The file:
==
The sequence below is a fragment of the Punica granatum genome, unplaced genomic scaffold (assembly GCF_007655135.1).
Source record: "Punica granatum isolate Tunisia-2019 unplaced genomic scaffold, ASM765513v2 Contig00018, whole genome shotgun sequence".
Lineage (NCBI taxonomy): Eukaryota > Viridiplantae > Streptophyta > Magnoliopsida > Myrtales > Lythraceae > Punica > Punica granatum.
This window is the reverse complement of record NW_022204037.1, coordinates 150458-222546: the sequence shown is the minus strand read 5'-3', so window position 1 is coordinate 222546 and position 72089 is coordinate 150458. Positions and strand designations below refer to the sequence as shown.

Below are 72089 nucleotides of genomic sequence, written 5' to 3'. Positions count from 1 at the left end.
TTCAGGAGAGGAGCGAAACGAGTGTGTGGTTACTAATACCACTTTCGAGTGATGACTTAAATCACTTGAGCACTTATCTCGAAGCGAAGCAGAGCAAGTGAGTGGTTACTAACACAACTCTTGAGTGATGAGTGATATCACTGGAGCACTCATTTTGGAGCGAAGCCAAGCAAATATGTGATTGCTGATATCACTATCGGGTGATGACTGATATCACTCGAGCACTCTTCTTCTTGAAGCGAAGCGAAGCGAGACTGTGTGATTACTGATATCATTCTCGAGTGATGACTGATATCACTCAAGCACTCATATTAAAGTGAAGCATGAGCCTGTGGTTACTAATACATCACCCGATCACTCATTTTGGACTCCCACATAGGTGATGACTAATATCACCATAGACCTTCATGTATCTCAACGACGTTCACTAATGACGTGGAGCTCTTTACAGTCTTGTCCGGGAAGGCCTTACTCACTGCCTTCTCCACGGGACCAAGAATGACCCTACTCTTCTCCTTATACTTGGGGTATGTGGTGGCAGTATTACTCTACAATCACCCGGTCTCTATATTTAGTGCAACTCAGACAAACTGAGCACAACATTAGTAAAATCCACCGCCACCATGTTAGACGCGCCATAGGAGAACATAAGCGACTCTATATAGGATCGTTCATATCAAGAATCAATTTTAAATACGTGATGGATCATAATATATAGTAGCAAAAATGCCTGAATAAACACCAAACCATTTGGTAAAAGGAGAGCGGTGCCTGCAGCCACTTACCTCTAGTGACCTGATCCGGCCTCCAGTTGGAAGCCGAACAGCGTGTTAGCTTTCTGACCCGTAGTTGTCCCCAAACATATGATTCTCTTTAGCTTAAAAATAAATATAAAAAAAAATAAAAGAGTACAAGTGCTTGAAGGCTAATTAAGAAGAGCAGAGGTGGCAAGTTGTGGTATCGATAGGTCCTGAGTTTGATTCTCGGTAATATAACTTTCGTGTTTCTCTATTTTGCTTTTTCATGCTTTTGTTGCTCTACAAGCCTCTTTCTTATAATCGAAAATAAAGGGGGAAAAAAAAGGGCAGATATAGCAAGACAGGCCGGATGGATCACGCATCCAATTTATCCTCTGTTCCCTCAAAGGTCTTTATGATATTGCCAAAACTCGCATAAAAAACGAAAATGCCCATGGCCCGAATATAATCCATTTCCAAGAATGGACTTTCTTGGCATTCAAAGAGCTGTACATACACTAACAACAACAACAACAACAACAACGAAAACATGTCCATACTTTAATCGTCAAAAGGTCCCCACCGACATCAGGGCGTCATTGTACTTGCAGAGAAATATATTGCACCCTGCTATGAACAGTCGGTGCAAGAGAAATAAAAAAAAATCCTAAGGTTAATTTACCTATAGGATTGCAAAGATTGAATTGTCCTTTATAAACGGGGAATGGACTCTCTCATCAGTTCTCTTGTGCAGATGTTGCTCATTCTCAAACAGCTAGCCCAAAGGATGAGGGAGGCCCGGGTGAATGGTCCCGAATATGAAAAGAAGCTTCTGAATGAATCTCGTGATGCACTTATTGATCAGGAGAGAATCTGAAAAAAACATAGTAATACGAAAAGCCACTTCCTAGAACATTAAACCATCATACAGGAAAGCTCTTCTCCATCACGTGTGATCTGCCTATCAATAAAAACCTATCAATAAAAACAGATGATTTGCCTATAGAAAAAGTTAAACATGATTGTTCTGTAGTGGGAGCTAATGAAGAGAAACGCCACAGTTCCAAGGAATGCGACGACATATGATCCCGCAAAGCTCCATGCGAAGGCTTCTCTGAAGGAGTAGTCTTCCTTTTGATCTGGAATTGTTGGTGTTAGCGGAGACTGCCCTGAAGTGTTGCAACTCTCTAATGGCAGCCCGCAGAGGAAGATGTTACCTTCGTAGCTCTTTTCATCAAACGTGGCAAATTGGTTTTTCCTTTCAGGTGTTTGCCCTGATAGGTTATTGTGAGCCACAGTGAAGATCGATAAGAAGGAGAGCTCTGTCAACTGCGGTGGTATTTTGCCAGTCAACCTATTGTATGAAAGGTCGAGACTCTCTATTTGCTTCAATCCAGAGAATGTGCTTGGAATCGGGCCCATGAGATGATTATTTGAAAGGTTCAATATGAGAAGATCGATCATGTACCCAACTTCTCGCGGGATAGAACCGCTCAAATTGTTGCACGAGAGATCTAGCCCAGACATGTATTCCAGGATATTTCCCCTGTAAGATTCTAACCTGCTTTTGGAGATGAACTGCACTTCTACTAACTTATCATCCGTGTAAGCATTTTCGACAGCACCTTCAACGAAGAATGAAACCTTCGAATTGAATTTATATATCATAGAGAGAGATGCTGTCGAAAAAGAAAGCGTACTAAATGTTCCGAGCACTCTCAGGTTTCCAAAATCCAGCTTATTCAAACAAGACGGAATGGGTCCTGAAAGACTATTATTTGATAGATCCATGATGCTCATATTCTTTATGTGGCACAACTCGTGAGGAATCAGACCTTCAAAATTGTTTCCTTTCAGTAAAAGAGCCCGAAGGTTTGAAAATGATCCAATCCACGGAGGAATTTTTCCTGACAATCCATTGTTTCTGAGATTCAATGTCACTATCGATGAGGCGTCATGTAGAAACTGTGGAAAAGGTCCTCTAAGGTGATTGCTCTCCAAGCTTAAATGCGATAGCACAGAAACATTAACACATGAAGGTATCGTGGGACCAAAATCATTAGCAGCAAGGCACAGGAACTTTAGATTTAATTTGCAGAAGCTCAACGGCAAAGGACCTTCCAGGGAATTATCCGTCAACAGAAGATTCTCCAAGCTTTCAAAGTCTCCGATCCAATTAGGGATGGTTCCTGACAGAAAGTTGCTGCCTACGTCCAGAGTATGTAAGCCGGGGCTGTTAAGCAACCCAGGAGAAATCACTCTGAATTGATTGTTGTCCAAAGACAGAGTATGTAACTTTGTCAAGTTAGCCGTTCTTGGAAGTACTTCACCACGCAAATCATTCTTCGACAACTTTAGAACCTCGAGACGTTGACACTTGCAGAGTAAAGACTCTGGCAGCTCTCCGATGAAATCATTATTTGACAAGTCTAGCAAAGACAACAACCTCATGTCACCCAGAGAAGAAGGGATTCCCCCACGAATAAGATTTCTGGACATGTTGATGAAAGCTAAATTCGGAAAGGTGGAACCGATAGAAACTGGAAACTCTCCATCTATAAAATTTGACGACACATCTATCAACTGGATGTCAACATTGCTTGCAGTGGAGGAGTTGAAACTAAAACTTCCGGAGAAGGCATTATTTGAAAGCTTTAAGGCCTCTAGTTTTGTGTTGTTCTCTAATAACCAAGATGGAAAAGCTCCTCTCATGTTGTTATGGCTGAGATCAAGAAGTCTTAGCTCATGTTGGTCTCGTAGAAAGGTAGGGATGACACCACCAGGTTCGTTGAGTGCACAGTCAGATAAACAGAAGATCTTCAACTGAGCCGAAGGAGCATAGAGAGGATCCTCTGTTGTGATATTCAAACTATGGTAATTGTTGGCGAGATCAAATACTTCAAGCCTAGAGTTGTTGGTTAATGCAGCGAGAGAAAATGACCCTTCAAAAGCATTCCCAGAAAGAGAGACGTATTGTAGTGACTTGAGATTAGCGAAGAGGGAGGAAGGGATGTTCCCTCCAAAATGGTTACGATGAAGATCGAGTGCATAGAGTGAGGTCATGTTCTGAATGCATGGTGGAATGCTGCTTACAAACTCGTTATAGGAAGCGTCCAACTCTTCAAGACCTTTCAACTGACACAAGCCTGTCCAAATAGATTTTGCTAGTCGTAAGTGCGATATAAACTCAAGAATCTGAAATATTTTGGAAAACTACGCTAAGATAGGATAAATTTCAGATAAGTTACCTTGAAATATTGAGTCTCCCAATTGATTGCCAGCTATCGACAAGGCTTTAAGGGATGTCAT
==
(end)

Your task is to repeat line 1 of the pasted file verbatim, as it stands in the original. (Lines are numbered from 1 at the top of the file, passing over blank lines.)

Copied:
The sequence below is a fragment of the Punica granatum genome, unplaced genomic scaffold (assembly GCF_007655135.1).